Americans are an anxious bunch.
So much so that 92 million prescriptions were written last year for a sedatives class called benzodiazepines (benzos). The most commonly used drugs in this class are alprazolam/Xanax (38%), clonazepam/Klonopin (24%), and lorazepam/Ativan (20%).
As is the case with virtually all prescription drugs, benzo use comes with risks.
The FDA has now moved to add warning labels on these drugs, stating that “while benzodiazepines are important therapies for many Americans, they are also commonly abused and misused, often together with opioid pain relievers and other medicines, alcohol, and illicit drugs.”
Steven Hahn, the chief administrator at FDA, said the agency was “taking measures and requiring new labeling information to help health care professionals and patients better understand that while benzodiazepines have many treatment benefits, they also carry with them an increased risk of abuse, misuse, addiction, and dependence.”
According to U.S. News & World Report, “in a report released last year by the U.S Centers for Disease Control and Prevention, benzos were found to be involved in a full third of all fatal opioid overdoses. The drugs were also involved in nearly two-thirds of overdoses tied to the lethal synthetic opioid fentanyl.”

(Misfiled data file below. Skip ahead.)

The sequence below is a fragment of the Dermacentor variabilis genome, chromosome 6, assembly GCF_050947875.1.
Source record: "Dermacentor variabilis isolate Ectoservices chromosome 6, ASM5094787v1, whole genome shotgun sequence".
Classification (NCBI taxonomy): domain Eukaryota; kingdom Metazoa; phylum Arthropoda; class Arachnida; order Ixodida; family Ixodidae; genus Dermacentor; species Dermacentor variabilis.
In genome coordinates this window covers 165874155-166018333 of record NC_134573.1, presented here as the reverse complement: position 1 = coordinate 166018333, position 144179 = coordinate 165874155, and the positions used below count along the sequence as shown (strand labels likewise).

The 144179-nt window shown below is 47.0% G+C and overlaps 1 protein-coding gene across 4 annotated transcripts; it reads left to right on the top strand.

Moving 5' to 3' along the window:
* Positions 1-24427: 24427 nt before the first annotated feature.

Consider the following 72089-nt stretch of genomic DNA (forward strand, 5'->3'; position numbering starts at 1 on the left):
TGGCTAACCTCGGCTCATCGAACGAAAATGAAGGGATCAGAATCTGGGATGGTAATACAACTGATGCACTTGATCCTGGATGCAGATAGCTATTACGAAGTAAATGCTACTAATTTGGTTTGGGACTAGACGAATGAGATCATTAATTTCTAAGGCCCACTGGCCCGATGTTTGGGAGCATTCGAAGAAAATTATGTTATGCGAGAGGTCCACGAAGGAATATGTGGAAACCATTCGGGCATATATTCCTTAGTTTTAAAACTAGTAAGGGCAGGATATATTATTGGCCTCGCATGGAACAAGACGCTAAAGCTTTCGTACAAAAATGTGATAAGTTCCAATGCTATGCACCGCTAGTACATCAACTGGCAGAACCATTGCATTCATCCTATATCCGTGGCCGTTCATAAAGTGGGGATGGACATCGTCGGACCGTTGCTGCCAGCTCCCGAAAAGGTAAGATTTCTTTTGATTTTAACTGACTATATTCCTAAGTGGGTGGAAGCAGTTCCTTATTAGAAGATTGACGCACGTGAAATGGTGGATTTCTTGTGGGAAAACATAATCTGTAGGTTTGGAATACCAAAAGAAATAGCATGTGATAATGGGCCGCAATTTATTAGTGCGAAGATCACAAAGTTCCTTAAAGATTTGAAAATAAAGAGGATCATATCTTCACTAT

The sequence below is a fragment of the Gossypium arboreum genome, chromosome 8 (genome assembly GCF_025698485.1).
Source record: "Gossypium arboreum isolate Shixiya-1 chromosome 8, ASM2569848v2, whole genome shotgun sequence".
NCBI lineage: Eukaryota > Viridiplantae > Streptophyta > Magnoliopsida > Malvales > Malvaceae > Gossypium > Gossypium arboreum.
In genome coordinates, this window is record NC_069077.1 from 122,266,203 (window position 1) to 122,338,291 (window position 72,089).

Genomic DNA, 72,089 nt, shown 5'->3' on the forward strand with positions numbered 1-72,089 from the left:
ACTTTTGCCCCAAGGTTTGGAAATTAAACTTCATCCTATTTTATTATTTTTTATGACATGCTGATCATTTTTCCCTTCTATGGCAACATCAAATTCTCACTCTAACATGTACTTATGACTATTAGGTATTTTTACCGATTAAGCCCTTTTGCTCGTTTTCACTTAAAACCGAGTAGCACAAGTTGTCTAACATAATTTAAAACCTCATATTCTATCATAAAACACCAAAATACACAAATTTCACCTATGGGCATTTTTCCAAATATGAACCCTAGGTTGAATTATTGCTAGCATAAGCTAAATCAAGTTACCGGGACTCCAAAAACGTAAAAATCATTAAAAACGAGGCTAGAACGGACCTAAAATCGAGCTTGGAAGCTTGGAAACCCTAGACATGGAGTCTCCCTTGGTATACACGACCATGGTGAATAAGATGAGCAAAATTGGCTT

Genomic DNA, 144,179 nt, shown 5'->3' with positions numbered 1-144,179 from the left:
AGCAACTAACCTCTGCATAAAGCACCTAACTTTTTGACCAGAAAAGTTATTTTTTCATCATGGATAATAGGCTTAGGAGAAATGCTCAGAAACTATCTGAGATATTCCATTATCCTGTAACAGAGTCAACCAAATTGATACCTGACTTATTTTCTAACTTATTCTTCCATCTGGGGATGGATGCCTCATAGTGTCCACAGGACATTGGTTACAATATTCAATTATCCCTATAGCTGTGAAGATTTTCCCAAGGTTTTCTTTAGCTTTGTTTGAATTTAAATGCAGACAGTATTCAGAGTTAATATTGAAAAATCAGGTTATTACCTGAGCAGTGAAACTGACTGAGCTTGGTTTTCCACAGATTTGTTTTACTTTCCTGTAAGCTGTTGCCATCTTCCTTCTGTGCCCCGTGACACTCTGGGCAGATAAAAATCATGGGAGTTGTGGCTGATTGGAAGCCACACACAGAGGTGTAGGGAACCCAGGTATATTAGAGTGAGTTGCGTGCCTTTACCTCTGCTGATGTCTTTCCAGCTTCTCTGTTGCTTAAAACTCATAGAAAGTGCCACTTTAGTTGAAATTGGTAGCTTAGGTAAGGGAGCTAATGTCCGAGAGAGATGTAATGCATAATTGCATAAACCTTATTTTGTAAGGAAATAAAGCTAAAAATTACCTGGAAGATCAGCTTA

And not only are these drugs often combined with other intoxicants, but physical dependence on them can also occur when the drugs are taken regularly for as little as a few days.
It’s worth noting that benzos should generally not be prescribed for more than a few weeks, yet 50% of all prescriptions in the U.S. are for a considerably longer period.
Given the challenges of physical dependence on benzos, the agency cautions that abruptly stopping the use of these drugs may produce withdrawal reactions, including seizures.
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